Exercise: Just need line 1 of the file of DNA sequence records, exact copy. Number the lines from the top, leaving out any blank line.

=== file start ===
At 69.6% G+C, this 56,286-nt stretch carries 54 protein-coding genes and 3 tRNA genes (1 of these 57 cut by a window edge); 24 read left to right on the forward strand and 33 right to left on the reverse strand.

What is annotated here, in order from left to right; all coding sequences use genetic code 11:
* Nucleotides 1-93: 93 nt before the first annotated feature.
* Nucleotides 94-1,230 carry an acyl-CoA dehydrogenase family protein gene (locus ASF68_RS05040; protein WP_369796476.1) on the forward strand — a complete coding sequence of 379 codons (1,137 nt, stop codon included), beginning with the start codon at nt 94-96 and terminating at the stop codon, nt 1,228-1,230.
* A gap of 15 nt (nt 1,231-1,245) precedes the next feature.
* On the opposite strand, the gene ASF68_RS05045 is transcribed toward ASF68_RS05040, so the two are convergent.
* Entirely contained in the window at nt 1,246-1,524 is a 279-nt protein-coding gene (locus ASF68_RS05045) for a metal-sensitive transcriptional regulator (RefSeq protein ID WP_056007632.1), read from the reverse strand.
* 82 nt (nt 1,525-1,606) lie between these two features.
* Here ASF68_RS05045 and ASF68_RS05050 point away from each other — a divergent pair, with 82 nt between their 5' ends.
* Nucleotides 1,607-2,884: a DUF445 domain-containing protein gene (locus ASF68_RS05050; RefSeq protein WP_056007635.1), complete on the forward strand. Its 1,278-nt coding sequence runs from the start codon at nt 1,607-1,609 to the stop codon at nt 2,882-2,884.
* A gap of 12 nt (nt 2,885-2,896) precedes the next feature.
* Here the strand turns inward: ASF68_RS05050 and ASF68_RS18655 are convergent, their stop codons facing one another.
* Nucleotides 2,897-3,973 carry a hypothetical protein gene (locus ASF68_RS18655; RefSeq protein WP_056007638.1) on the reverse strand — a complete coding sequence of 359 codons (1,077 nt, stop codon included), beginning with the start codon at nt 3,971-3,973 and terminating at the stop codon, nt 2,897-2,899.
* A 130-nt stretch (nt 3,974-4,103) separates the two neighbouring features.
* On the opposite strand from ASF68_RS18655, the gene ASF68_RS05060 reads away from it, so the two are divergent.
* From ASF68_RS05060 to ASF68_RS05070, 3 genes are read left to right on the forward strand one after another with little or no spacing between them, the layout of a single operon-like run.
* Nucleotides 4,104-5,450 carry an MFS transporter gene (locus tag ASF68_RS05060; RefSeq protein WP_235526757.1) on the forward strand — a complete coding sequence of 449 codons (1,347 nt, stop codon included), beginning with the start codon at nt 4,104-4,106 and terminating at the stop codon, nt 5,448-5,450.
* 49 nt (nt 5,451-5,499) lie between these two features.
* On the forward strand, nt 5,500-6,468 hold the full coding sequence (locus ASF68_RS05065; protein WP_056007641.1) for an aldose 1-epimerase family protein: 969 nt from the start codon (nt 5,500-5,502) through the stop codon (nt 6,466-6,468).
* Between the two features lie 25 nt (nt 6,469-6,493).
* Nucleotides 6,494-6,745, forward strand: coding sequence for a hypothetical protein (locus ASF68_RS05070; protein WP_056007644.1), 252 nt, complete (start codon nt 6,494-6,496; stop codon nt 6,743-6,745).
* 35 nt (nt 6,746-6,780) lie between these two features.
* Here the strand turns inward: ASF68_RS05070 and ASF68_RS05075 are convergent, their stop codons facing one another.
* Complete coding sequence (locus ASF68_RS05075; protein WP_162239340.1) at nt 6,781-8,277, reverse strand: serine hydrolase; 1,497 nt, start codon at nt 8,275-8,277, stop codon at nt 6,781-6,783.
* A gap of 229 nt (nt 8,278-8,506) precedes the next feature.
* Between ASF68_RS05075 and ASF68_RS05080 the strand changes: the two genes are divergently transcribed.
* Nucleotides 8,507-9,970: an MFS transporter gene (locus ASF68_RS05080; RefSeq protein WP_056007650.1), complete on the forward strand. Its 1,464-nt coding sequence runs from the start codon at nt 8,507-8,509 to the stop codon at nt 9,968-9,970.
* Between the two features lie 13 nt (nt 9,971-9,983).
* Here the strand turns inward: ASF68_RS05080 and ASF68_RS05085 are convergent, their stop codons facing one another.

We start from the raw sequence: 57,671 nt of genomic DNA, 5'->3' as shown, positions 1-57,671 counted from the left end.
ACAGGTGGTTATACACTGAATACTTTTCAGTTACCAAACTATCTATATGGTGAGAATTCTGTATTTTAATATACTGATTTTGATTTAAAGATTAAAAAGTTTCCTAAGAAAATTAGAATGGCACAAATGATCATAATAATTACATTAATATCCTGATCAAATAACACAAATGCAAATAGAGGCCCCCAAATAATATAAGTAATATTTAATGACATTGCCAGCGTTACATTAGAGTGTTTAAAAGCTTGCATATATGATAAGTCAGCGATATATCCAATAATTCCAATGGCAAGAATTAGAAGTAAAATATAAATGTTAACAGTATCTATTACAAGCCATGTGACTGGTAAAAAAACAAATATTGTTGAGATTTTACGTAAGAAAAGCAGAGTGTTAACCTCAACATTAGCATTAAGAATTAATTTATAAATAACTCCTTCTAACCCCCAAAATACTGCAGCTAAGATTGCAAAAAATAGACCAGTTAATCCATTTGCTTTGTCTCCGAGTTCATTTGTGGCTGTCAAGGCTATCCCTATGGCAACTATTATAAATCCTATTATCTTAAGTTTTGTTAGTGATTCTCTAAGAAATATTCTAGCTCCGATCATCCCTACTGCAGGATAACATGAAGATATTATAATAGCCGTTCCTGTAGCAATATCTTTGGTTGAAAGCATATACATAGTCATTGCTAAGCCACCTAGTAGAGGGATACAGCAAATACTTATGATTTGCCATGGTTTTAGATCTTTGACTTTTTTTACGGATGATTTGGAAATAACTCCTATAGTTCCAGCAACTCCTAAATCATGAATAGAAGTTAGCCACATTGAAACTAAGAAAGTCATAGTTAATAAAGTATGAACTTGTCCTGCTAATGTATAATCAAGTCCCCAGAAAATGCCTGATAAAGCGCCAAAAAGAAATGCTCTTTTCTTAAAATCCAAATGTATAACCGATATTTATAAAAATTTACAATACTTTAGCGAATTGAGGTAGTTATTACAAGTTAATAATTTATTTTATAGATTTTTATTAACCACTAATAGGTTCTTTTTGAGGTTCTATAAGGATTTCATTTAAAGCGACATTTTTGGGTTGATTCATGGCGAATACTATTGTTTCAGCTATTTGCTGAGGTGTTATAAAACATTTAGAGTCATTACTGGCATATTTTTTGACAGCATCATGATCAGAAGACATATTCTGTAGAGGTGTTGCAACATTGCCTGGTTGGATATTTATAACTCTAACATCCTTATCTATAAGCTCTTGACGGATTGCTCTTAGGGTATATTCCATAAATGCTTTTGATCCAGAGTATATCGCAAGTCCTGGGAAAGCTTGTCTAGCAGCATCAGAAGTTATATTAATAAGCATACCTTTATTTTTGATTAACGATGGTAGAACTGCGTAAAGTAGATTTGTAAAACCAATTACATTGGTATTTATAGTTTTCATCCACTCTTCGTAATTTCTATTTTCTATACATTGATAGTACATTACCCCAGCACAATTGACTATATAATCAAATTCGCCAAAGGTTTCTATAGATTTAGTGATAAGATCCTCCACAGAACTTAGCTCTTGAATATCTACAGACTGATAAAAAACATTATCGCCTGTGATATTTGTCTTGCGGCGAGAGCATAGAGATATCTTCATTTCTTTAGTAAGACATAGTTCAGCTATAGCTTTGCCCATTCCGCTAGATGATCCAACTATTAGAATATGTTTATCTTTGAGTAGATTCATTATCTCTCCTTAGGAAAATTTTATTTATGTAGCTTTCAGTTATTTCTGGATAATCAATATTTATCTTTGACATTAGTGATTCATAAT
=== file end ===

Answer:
At 69.6% G+C, this 56,286-nt stretch carries 54 protein-coding genes and 3 tRNA genes (1 of these 57 cut by a window edge); 24 read left to right on the forward strand and 33 right to left on the reverse strand.